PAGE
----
The Second Love Life of John Knox

17In the Introduction of the “Ladies of the Covenant.” it was described by Mr. Robert Millar, minister of Paisley, to the historian of “The Sufferings of the Church of Scotland,” Mr. Wodrow, on November 15, 1722. It follows:

“John Knox, before the light of the Reformation broke out, traveled among several honest families in the West of Scotland, who were converts to the Protestant religion. Particularly he visited often Steward, Lord Ochiltree’s family, preaching the gospel privately to those who were willing to receive it. The Lady and some of the family were converts.  And, it is here is where we pick up the story of John Knox’s second love life…

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“Her ladyship had a chamber, table, stool, and a candlestick for the prophet…

…and one night about supper, says to him, ‘Mr Knox, I think that you are at a loss by want of a wife,’ to which he said, ‘Madam, I think nobody will take such a wanderer as I;’ to which she replied, ‘Sire, if that be your objection, I’ll make inquiry to find an answer, ‘gainst our next meeting.’

“The Lady accordingly addressed herself to her eldest daughter, telling her she might be very happy if she could marry Mr. Knox, who would be a great Reformer, and a credit to the church; but she despised the proposal, hoping that her ladyship wished her better than to marry a poor wanderer.

“The Lady addressed herself to her second daughter, who answered as the eldest.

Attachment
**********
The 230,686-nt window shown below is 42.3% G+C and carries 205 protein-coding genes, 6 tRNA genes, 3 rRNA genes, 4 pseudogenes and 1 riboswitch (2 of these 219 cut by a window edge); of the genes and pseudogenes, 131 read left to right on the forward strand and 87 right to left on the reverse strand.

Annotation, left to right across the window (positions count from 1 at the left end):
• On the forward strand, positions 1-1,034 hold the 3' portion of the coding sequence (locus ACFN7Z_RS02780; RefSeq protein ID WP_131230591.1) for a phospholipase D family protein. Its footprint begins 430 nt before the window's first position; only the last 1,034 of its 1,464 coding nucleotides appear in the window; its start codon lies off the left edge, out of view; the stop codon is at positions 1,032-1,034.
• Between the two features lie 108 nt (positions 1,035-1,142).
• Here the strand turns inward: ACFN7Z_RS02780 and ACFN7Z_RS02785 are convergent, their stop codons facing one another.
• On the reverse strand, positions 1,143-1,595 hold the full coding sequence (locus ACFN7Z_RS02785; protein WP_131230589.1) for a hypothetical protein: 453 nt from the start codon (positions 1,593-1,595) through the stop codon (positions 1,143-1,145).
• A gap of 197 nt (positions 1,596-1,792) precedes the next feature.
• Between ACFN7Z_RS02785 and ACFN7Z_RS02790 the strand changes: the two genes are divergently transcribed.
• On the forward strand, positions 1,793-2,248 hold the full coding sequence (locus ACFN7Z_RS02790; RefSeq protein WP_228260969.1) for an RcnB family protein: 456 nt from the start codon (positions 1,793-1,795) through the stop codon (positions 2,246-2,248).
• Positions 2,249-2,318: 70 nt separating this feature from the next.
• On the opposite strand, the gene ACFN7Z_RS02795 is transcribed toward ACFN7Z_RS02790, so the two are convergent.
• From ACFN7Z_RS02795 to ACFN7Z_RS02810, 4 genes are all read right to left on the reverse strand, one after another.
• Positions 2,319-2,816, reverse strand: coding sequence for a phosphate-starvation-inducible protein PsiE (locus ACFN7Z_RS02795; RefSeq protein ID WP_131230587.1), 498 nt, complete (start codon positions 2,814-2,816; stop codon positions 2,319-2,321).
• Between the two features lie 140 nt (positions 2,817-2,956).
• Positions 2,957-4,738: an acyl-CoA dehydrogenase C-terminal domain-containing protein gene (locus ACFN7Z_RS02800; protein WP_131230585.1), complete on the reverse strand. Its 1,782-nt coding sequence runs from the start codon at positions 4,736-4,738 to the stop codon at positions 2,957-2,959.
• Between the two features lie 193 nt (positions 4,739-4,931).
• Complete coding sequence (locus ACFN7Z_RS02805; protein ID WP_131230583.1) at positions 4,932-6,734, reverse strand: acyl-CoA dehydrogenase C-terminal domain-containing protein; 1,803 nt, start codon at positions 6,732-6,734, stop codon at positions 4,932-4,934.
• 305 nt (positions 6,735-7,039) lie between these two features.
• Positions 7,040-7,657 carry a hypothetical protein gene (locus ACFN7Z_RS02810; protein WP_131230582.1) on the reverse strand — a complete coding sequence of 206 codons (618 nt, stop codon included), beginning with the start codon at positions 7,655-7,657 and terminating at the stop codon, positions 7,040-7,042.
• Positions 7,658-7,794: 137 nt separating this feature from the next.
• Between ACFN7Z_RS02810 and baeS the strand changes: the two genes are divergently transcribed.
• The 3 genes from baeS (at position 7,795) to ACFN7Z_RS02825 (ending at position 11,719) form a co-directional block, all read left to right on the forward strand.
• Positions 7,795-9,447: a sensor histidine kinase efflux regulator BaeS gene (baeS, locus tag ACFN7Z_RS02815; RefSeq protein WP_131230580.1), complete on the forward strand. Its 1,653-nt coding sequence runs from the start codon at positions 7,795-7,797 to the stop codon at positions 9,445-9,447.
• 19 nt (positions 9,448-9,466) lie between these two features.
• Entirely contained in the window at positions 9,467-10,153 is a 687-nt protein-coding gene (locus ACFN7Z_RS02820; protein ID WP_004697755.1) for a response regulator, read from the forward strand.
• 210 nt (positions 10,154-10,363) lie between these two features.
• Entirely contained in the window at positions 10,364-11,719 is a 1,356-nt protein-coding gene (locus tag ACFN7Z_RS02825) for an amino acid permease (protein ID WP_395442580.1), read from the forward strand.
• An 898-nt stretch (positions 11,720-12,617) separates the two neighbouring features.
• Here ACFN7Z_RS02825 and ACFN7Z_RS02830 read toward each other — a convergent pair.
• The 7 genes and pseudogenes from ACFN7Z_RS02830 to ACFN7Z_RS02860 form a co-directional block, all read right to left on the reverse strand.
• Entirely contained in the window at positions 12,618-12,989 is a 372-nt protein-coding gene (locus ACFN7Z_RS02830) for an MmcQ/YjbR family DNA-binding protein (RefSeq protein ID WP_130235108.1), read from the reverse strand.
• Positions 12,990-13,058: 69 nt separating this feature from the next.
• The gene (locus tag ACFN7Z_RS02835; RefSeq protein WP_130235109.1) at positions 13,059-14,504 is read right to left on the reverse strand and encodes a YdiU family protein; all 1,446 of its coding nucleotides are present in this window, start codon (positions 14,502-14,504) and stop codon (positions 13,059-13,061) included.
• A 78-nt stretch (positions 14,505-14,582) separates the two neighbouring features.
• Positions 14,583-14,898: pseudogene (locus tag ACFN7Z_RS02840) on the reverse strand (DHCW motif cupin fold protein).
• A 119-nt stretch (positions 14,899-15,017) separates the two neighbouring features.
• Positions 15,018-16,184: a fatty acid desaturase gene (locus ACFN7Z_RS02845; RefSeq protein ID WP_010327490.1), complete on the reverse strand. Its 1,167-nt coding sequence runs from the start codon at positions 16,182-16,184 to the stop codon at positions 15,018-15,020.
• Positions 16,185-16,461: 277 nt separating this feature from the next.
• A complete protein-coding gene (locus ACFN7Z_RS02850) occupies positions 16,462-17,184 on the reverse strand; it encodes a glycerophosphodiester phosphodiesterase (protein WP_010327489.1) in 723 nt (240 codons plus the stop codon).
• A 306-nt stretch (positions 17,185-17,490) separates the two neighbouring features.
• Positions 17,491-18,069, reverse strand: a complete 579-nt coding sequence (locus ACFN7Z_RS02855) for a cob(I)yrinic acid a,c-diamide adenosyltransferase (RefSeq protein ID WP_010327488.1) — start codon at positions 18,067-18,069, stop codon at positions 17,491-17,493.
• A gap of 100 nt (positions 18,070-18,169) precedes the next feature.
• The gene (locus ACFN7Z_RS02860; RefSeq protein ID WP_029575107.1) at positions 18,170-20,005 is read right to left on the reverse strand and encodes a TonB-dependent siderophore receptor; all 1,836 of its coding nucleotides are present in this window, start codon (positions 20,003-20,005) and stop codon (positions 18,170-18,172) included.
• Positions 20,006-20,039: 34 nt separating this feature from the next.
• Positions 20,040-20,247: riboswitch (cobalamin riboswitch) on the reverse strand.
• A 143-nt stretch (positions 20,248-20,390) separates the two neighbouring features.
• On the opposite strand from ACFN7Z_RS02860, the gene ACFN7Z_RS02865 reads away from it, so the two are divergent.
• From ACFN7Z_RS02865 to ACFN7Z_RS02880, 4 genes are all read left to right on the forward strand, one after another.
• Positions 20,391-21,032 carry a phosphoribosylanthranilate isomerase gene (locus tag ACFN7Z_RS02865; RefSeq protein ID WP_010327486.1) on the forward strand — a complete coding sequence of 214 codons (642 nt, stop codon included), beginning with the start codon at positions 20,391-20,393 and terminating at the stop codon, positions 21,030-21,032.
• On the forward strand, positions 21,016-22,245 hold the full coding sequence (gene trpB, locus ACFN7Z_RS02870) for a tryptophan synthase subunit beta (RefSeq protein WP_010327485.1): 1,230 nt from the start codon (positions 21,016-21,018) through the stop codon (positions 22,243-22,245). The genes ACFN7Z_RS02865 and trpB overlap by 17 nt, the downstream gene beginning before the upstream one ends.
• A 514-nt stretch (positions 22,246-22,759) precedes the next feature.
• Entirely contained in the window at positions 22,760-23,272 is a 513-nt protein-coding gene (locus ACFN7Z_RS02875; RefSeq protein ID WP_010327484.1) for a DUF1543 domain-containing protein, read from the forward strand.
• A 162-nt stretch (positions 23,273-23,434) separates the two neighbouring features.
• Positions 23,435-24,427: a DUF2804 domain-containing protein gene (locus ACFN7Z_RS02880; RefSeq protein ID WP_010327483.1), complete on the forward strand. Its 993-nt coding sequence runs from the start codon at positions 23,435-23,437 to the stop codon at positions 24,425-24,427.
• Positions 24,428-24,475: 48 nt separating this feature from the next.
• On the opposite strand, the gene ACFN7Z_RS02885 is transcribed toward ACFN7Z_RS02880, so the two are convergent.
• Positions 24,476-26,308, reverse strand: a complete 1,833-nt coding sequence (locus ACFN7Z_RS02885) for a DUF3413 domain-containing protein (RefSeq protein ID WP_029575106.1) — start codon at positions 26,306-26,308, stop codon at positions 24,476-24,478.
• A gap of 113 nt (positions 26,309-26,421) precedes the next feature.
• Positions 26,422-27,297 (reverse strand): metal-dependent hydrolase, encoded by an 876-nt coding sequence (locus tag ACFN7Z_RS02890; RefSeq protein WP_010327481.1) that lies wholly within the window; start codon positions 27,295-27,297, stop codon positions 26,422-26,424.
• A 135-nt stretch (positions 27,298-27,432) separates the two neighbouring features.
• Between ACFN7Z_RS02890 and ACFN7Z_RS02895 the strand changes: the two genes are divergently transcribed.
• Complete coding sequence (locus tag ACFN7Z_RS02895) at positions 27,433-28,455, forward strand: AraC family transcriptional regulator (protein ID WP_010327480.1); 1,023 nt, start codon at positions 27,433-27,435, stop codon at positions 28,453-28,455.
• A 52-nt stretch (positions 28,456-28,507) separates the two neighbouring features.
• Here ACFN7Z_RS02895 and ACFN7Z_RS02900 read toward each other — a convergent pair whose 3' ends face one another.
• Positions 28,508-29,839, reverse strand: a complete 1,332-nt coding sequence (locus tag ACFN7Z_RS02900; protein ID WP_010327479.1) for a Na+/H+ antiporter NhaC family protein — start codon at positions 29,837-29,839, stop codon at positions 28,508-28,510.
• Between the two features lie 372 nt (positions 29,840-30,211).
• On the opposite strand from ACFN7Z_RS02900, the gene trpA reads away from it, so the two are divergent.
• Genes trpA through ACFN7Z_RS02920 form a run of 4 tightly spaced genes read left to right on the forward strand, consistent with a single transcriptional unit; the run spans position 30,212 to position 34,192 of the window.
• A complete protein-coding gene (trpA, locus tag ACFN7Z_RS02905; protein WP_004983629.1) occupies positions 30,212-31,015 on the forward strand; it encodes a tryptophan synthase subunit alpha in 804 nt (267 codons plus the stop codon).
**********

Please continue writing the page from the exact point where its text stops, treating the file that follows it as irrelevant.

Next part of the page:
“Then the Lady spoke to her third daughter, Elizabeth, about nineteen years of age, who very frankly said, ‘Madam, I’ll be very willing to marry him, but I fear that he’ll not take me,’ to which the Lady replied, ‘If that be all your objection, I’ll soon get an answer.’

“Next night, at supper, the Lady said to Mr. Knox, ‘Sir, I have been considering upon a wife for you, and find one very willing.’ To which Knox said, ‘Who is it Madam?’

She answered, ‘My younger daughter sitting by you at the table.’

“Addressing himself to the young lady, he said ‘My bird, are you willing to marry me?’ She answered, “Yes, Sir, only I fear you’ll not be willing  to take me.’ He said, ‘My bird, if you be willing to take me, you must take your venture of God’s providence, as I do. I go through the country sometimes on my foot, with a wallet on my arm, a shirt, a clean band, and a Bible in it; you may put some things in it for yourself, and if I bid  you take the wallet, you must do it, and go where I go, and lodge where I lodge.’ ‘Sir,’ says she, ‘I’ll do all this.’  ‘Will you be as good as your word?’ ‘Yes, I will.’

Upon which, the marriage talk was concluded, and she lived happily with him, and had three daughters from him. She afterward lived with him when he was minister at Edinburgh.”

Now this marriage does not resonate with twenty-first century standards of American Christians, nor did their age difference resonate with seventeenth century Scottish Christians. But she lived as his wife, with a family of five, three daughters and two adopted sons, for the next eight years. All three daughters married and brought forth children of their own to continue the line of John Knox. After his death, the General Assembly granted  her his pension for a year. She married again and went to be with the Lord in 1612.

Words to Live By:  God often works by mysterious providence to accomplish His sovereign purposes, including that of the bond of marriage.

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 Taken from “Posted at This Day in Presbyterian History – March 26: The Love Life of John Knox (1564)